WKB in dimension 1. 3

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Bohr-Sommerfeld approximation

Consider Schrödinger operator \begin{equation} H=h^2D^2 +V(x) \label{eq-6.3.1} \end{equation} and an energy level $E$ such that \begin{align} &V(x_E^-)=V(x_E^+)=E, && V(x)< E \iff \ x_E^-< x < x_E^+, \label{eq-6.3.2}\\[3pt] &V'(x_E^-)< 0, \quad V'(x_E^+) > 0. \label{eq-6.3.3} \end{align}

We are interested in the energy levels (i.e. eigenvalues) of $H$ close to $E$. To do this we employ the stationary theory. Consider Lagrangian manifold $\Lambda_E=\{(x,p): p^2+V(x)=E\}$ and construct function $S$ on it which everywhere except the end points $(x_E^\pm)$ can be locally expressed as function of $x$ satisfying $S_x^2 + V(x)=E$.

However globally $S(x)$ is not defined uniquely: as point $(x,p)$ circles once counterclockwise $\Lambda$ its increment is $\Delta S= \int_{\Lambda_E} p\,dx$. On the other hand,

Exercise 1. Prove that Maslov index of this path is $2\mod 4$.

Therefore argument of amplitude $u_h(x)$ is increased by $h^{-1}\int_{\Lambda_E} p\,dx +\pi$ where $\pi$ comes from the increment of amplitude $A(x)$.

Since $u_h(x)$ must be a function of $x$ we conclude that this increment is $\equiv 0\mod 2\pi\bZ$: \begin{equation} F(E):= -\frac{1}{2\pi h} \int_{\Lambda_E} p\,dx = n +\frac{1}{2}\qquad n\in \mathbb{Z}. \label{eq-6.3.4} \end{equation}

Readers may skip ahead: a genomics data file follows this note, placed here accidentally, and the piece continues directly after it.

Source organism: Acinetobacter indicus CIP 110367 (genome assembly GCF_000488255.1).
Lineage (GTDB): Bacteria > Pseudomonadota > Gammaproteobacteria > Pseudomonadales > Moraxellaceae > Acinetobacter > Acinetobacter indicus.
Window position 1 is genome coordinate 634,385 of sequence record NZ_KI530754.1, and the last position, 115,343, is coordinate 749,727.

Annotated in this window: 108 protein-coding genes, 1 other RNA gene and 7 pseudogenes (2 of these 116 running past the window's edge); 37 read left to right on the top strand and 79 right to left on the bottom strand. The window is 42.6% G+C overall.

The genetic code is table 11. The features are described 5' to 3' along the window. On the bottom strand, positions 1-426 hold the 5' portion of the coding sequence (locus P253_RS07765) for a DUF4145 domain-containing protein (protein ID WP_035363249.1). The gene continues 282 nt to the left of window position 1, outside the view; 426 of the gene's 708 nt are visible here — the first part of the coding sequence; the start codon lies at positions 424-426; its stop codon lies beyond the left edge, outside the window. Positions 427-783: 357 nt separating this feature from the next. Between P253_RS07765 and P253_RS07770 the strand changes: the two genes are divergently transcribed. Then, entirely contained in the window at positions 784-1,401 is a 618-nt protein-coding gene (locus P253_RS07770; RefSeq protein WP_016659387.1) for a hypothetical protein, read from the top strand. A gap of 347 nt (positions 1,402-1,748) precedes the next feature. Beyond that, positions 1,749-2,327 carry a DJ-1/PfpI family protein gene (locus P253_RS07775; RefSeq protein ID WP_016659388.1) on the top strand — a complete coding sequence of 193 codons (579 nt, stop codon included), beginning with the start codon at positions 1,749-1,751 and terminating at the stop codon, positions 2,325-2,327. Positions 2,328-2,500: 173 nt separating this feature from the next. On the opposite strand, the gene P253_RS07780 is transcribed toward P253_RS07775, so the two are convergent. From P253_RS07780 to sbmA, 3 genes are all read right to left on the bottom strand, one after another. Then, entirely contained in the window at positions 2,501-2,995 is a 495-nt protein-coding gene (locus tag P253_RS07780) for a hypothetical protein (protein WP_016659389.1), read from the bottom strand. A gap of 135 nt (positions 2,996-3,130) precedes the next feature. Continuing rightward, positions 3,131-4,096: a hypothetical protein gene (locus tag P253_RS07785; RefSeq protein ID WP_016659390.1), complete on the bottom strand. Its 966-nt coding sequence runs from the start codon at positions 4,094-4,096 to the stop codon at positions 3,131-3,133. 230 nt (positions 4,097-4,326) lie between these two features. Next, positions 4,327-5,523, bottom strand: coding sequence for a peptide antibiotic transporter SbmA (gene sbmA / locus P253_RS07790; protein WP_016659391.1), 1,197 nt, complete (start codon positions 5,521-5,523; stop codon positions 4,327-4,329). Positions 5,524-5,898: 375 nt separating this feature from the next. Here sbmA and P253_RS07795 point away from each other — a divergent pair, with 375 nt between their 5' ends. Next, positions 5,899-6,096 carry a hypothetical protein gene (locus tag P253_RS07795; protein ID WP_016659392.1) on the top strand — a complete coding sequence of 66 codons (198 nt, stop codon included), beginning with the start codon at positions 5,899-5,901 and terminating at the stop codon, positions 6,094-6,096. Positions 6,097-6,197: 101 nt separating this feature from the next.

This is Bohr-Sommerfeld formula. One can prove rigorously

Theorem 1.

  1. In the framework of (\ref{eq-6.3.2})--(\ref{eq-6.3.3}) eigenvalues of $H$ close to $E$ are $E_n + O(h^2)$ where $E_n$ are obtained from equation (\ref{eq-6.3.4}).
  2. Furthermore, spacing between eigenvalues i.e. $E_{n+1}-E_n$ is $2\pi h F'(E) +O(h^2)$ where $F'(E)=\partial_E F(E)$.
  3. Eigenfunctions are $e^{ih^{-1}S(x)}A_0(x)$ nodulo $O(h)$ uniformly on $[x_E^-+\varepsilon, x_E^+-\varepsilon]$ for any $\varepsilon >0$.
  4. On the other hand near $x_E^-\pm$ in $p$-representations eigenfunctions are $e^{-ih^{-1}\tilde{S}(x)}\tilde{A}_0(x)$ nodulo $O(h)$.

Remark 1.

  1. $F(E)=\iint _{\{ H(x,p)< E\}}\,dxdp$ is an area of $\{ H(x,p)< E\}$. In our particular case \begin{equation} F(E)=2\int_{x_E^-}^{x_E^+} \sqrt{E-V(x)}\,dx \label{eq-6.3.5} \end{equation} and \begin{equation} F'(E)=\int_{x_E^-}^{x_E^+} \frac{dx}{\sqrt{E-V(x)}}= T(E) \label{eq-6.3.6} \end{equation} is a period of Hamiltonian trajectory on energy level $E$.
  2. All this holds for more general $1$-dimensional Hamiltonians. In particular, for $H'=F(H)$ we have similar results albeit with $F(E)=E$.
  3. If there are several potential wells $\{x_{k,E}< x < x_{k,E}^+\}$, $k= 1,\ldots, K$ then one needs to calculate $E_{k,n}$ near $E$ (with different $n\in \bZ$) and take union (perturbation would be exponentially small).
  4. If $V'(x_E^+)=0$ (or/and $V'(x_E^-)=0$ then eigenvalue are more dense ear $E$.
  5. This is essentially $1$-dimensional results. In higher dimensions eigenvalues are much more dense and we can talk only about average spacings and not about eigenfunctions but rather quasimodes which in fact are linear combinations of the eigenfunctions (with near the same eigenvalues).

Example 1. As $V(x)=x^2$ (harmonic oscillator) then $F(E)=\pi E$ and $E_n= (2n+1)h$ precisely. Eigenfunctions are $h^{-\frac{1}{4}} e_n (h^{-\frac{1}{2}}($ where $e_n$ are Hermite functions.

Remark 2. What we denote by "$h$"' physicists denote by "$\hbar$", and "their" $h=2\pi \hbar$ is the minimal possible action (according to N. Bohr).

$\Leftarrow$  $\Uparrow$  $\Rightarrow$